• Loose Threads

    THIS SUMMER IN PARIS, two museums installed versions of the same artworks—eighteenth-century French tapestries from a royal series known as the “Nouvelle Indes” (New Indies)—to tell very different stories about European legacies of race, slavery, and colonialism. One version hangs in the lavish period rooms of the new Hôtel de la Marine in the Place de la Concorde, while another was part of an exhibition devoted to the forty-two-year-old Congolese artist Sammy Baloji at the École des Beaux-Arts. Despite the fact that both sets of hangings came from the Mobilier National and were on view only a

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  • Twisted Sister

    A WOMAN NAMED ROBERTA BREITMORE steps off a Greyhound bus and checks into San Francisco’s Dante Hotel. The year is 1973. Single with no friends in the city, Roberta nervously contemplates her next move, eventually placing roommate-seeking ads in local newspapers. She receives forty-three responses. A victim of childhood trauma, she never finished college and struggles with anxiety. Susceptible to the promises of self-improvement fads, she joins Weight Watchers and EST. After undergoing an exorcism in 1978, Roberta resurfaces, zombielike, as a telerobotic doll with camera eyes in the 1990s. In

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  • Smoke Signals

    “THOUGH IT’S DARK, STILL I SING” is the name of the show. Though it’s a pandemic and the country is on the verge of collapse, still we find ways to celebrate. Nothing spells dystopia more than a tightly packed queue of art-world elites each waiting their turn to be tested for Covid-19 before entering the VIP opening of this year’s much-anticipated thirty-fourth Bienal de São Paulo. Screens mounted at the door of Oscar Niemeyer’s modernist pavilion in the city’s biggest park beeped and grew brighter with each test result, allowing the patient to step into the premises. It felt like boarding a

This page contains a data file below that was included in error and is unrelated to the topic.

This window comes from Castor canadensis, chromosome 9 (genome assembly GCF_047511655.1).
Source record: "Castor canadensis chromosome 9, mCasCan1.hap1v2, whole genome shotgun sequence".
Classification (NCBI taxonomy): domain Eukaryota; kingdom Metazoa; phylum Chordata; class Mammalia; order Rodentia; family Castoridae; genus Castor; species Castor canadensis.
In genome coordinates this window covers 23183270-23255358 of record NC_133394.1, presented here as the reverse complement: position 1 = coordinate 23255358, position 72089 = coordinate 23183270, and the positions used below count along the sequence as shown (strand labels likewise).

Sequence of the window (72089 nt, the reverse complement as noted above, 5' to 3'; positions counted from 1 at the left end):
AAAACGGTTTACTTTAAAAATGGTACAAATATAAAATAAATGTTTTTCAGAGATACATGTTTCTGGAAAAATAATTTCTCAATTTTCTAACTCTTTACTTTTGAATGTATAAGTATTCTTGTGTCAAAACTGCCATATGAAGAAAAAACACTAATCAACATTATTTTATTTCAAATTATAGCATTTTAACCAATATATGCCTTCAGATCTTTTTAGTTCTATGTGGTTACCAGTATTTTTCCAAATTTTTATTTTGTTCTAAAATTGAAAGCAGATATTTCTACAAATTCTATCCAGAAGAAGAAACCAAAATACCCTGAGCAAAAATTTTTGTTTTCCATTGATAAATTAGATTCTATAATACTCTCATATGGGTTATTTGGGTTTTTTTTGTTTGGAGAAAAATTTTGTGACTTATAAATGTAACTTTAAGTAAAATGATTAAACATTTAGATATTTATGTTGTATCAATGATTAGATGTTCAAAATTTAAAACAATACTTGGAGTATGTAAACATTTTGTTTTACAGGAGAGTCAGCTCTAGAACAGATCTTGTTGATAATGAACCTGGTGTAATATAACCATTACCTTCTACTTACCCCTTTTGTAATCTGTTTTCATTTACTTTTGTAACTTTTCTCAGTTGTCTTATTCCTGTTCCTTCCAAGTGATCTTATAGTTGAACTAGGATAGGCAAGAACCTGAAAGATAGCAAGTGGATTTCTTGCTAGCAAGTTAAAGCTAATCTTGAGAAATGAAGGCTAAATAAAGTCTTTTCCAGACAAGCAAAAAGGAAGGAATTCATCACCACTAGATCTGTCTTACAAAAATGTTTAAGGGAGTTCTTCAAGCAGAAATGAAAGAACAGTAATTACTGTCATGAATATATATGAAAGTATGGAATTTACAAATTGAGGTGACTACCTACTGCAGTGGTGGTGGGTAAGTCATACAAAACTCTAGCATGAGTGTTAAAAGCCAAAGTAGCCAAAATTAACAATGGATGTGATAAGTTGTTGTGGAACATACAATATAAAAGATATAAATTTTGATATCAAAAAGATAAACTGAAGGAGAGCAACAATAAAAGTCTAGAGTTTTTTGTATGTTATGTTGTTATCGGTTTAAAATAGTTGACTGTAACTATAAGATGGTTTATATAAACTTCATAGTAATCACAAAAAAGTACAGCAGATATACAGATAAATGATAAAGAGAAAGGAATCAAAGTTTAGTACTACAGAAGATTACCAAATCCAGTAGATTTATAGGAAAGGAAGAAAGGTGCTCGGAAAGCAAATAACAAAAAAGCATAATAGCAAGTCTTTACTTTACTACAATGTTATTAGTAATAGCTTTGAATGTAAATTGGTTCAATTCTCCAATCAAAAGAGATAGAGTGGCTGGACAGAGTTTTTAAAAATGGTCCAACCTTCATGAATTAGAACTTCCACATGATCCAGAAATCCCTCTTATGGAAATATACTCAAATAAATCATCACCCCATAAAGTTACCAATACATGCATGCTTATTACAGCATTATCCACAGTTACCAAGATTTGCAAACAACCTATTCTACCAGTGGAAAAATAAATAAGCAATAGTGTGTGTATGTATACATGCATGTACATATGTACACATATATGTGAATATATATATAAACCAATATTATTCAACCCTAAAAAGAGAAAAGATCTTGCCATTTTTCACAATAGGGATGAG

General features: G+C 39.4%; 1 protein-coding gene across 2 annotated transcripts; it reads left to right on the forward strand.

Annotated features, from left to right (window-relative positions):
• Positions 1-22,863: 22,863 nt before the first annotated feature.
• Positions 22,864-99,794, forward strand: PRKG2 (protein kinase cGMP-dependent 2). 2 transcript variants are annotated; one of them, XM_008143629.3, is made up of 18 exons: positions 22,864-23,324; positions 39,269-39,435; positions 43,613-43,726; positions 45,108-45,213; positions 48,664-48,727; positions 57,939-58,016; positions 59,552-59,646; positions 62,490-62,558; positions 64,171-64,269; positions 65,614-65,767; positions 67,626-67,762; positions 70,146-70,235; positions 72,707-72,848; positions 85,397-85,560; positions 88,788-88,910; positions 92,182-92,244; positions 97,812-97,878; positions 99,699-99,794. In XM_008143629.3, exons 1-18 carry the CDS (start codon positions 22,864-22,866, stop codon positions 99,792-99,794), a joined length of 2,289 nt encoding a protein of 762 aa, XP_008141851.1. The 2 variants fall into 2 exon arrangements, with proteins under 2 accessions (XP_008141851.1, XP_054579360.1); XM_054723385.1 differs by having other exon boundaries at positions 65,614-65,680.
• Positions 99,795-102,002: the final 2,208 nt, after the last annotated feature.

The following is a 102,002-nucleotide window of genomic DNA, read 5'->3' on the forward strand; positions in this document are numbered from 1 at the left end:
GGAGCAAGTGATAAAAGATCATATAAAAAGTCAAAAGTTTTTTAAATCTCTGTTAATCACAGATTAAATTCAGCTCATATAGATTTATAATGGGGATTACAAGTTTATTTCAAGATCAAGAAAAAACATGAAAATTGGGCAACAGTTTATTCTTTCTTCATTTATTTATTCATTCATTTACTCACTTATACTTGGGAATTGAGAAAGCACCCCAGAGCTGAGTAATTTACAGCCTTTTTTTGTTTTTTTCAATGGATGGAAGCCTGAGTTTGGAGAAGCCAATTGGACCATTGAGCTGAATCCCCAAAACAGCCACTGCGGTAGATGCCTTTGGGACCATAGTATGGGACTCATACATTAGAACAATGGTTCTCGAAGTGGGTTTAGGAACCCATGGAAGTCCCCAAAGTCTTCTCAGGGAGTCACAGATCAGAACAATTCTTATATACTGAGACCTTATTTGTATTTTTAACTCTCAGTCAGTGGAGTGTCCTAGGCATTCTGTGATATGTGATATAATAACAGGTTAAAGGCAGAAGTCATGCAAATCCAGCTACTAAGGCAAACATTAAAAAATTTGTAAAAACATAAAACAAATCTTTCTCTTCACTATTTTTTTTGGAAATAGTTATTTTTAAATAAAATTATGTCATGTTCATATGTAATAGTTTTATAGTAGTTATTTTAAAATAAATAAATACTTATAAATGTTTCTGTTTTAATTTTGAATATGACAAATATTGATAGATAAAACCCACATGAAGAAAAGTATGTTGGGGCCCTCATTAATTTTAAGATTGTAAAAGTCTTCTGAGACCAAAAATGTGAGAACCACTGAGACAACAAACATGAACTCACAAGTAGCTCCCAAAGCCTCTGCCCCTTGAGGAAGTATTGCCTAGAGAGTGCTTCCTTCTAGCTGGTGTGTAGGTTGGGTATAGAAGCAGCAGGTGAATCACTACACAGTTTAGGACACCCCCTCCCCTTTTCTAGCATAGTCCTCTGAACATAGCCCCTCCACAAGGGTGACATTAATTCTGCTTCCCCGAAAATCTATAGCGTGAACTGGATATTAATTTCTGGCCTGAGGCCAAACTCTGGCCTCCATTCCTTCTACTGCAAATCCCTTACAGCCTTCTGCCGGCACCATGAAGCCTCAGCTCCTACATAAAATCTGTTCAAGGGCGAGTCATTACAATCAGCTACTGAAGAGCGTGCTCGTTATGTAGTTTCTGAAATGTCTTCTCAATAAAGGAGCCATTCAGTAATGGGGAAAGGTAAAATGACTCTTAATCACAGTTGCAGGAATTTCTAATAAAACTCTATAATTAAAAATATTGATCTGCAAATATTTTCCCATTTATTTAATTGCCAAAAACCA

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    COINED BY THE ENVIRONMENTALIST David Foreman in 1990, rewilding describes a preservation strategy that allows ecosystems to strike a new equilibrium after long periods of abuse and reckless overextraction. While certainly contentious in conservation circles, the promise of a clean slate at a moment when all other options seem exhausted has gained traction in the popular imagination (just think of how many “nature is healing” memes have floated around in the past year and a half). In their essay “Cur(at)ing for a Broken World: The Case for Collective Rewilding,” the curatorial group Collective

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  • Total Recall

    “IT’S LIKE GOOGLE IMAGES, but in paper and folders.” This has been the simplest way for me to describe the New York Public Library’s Picture Collection to friends, family, and students unfamiliar with one of New York City’s great underknown treasures. The analogy captures the important features of the Picture Collection—its scale, its indexing, and its promise of democratized access. Here, more than a million clipped photographs, prints, maps, illustrations, and sundry other material are organized under thousands of subject headings—from “Apparitions” to “Scorpions” to “Trade Unions”—and are

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  • Blow Up

    IT COULD NOT BE AVOIDED. With the lingering force of a traumatic memory, an advertisement for “Immersive Van Gogh” resurfaced constantly across social media. All over our screens, clips of masked visitors taking in wall-size projections of the Dutch painter’s self-portraits, still lifes, and landscapes proliferated. A thousand Starry Nights bloomed in rapid succession. Any cursory investigation of the phenomenon would uncover a veritable ecosystem of similarly titled, large-scale digital van Gogh installations, their locations ranging from Atlanta to Antwerp, Houston to Hangzhou: “Immersive Van

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  • A Dangerous Method